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Fixed Income

High Yield: A Swift Rebound

April 2019 - 2 min read

High yield bonds and loans posted a strong Q1 following the technically induced Q4 sell-off. With defaults still near historical lows, current spreads provide attractive risk-adjusted return potential.


Global High Yield’s Quick Recovery: The notable theme of the first quarter was the swift rebound in risk assets, including senior secured loans and high yield bonds. The quick recovery in the global high yield market confirmed the notion that the sell-off late in 2018 was technical in nature and not a result of any fundamental factors. Eventually, the market found its footing as investors reentered the asset class based on attractive relative value. Global high yield bonds saw retail mutual fund inflows in January, which contributed to the market’s technical strength. U.S. loan retail funds saw continued outflows, but at a much slower pace than in late 2018, and these were more than offset by CLO activity and institutional investor demand.

Bonds Outperform Loans: While both asset classes continued to generate positive returns throughout the first quarter, high yield bond spreads saw more significant tightening than senior secured loans. The global high yield bond option-adjusted spread tightened by 126 basis points (bps), to end the quarter at 410 bps. Global senior secured loans, as measured by the 3-year discount margin, were 75 bps tighter, to end the quarter at 459 bps. An increasingly dovish posture from central bankers pushed down risk-free rates, buoying demand for fixed rate assets. Global high yield bonds and global senior secured loans returned 7.07% and 3.53% during the quarter, respectively.1,2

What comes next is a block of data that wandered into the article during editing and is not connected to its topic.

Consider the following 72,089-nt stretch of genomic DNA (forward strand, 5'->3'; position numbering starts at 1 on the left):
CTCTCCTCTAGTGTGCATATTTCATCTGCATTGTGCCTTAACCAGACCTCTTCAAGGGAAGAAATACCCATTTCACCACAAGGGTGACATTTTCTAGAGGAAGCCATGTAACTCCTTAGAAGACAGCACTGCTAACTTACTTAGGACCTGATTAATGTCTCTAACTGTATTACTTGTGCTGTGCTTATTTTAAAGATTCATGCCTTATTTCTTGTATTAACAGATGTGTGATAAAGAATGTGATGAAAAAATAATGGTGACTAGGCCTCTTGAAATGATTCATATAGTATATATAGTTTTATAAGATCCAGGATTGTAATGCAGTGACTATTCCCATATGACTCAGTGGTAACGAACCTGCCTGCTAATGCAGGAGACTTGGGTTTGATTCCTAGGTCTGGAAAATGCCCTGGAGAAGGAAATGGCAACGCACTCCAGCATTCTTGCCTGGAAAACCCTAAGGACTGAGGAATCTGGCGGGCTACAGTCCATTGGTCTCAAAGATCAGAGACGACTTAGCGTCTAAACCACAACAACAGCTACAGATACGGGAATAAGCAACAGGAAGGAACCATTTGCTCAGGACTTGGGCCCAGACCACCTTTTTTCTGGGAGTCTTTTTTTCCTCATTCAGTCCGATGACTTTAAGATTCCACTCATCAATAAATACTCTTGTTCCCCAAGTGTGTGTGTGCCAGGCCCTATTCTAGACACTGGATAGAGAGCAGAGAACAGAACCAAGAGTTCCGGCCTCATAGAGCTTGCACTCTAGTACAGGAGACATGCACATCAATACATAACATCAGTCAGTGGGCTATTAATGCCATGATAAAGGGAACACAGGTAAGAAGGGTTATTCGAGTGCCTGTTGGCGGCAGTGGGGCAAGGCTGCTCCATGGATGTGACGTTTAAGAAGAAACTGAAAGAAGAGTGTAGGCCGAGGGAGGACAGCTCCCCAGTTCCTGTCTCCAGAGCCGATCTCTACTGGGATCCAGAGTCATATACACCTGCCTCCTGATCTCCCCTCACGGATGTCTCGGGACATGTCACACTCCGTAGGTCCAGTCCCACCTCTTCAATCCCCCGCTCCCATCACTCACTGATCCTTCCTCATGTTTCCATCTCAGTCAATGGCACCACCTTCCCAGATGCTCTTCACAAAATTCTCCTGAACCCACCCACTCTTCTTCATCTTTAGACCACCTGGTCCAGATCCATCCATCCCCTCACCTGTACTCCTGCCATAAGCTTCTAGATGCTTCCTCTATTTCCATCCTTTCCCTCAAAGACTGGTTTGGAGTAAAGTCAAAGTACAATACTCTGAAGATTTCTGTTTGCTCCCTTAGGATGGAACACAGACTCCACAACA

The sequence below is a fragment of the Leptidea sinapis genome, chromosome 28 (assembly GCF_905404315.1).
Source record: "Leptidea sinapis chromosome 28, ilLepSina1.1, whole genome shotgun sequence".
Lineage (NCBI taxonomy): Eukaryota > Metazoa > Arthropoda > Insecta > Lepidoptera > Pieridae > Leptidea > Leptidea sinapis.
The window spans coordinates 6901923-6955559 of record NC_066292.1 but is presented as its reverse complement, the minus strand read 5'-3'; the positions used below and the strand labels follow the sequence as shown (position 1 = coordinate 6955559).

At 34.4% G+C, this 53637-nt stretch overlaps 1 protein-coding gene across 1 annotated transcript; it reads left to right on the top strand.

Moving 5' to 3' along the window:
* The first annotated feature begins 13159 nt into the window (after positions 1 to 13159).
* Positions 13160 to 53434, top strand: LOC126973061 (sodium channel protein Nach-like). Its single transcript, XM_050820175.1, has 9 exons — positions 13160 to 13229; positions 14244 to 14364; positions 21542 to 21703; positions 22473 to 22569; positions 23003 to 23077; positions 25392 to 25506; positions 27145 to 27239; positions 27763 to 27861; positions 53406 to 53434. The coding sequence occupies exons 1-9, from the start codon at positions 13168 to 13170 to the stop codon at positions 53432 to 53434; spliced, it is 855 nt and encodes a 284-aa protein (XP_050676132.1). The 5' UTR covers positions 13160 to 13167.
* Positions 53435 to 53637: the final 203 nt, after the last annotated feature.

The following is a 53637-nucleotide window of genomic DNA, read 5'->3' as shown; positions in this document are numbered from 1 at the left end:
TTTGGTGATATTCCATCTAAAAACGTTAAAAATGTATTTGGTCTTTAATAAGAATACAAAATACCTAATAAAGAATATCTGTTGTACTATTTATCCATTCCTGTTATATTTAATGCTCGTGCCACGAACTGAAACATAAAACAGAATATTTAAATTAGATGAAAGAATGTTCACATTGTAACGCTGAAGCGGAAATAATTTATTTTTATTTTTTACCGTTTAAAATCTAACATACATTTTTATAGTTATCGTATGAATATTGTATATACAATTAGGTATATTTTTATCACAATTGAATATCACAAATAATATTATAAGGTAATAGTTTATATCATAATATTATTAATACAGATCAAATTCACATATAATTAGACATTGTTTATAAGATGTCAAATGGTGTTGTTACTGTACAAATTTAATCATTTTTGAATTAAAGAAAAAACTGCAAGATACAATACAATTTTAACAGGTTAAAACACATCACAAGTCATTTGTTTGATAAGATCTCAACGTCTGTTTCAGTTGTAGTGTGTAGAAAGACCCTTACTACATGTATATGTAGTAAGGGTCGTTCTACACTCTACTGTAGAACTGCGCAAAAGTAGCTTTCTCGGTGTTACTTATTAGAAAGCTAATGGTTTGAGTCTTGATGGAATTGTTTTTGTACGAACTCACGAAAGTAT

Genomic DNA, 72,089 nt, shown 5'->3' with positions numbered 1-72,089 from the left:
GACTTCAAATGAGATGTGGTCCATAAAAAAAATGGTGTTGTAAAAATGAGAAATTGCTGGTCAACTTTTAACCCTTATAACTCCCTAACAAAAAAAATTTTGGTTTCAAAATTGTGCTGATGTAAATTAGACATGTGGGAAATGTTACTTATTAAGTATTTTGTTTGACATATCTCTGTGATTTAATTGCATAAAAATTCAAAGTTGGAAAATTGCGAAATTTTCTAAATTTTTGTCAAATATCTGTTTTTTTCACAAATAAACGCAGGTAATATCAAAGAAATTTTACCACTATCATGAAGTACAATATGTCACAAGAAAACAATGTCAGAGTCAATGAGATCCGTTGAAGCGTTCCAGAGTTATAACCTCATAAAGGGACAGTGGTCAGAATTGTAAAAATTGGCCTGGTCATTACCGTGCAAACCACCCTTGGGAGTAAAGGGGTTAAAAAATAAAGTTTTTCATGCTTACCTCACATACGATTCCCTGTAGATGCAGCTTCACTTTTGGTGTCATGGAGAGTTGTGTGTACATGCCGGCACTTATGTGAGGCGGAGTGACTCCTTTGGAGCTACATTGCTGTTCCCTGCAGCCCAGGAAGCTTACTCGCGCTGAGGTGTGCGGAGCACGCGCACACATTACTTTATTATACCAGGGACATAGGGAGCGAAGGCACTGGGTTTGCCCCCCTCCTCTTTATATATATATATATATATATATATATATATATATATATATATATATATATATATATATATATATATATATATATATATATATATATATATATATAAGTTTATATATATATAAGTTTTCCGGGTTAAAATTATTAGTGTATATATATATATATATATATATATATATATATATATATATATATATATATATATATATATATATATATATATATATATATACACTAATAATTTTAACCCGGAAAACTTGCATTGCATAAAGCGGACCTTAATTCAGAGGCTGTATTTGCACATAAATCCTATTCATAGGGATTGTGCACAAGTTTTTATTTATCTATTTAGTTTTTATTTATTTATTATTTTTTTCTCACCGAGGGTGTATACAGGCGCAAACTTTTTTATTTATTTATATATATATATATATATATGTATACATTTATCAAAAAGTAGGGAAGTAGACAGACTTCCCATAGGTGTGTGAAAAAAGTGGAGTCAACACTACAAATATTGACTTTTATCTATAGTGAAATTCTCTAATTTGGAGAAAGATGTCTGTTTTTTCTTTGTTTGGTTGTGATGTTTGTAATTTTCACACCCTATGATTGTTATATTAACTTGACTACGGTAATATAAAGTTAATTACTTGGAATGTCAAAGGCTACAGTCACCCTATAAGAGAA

• Technicals Appear Supportive Going Forward: The high yield bond market exhibited significant technical strength during the first quarter, driven by a more dovish Fed, stable to improving commodity prices, and limited new issue supply. There are still several key macro stories that could create volatility in the coming months, including Brexit and U.S.-China trade negotiations, but overall we are constructive on our outlook for the global high yield markets—a position we discussed in our recent piece, High Yield: Five Takeaways for the Months Ahead. While there have been a few large transactions priced this year, the primary market calendar has generally been quiet, and we believe this will remain the case in the near-term. This supply and demand imbalance should help sustain the supportive technical environment.
  • While Growth May Slow, Fundamentals Should Remain Stable: After posting generally strong results in 2018, we expect the rate of revenue and earnings growth to potentially slow in 2019, but to remain positive nonetheless. Default rates continue to be at very low levels, and the outlook for new defaults is muted. Sectors like energy and retail will continue to be challenged by secular changes and global macro factors, but overall we think corporate balance sheets are relatively healthy. Prudent asset selection and risk management will continue to drive returns in global high yield.
  • Current Spreads Can Provide Attractive Risk-Adjusted Opportunities: We believe that corporate fundamentals are strong and default rates will remain low. At current spread levels in the low to mid 400s, global high yield bonds and global senior secured loans continue to provide attractive risk-adjusted return opportunities for investors.

Global Loan and High Yield Bond Spreads1,21. Source: BAML Non-Financial Developed Markets High Yield Constrained Index (HNDC). As of March 31, 2019.
2. Source: Global Loan Index Weighted Discount Margin (3-year life). As of March 31, 2019.

  • Martin Horne
    Martin Horne

    Head of Global Public Fixed Income & Head of Global High Yield


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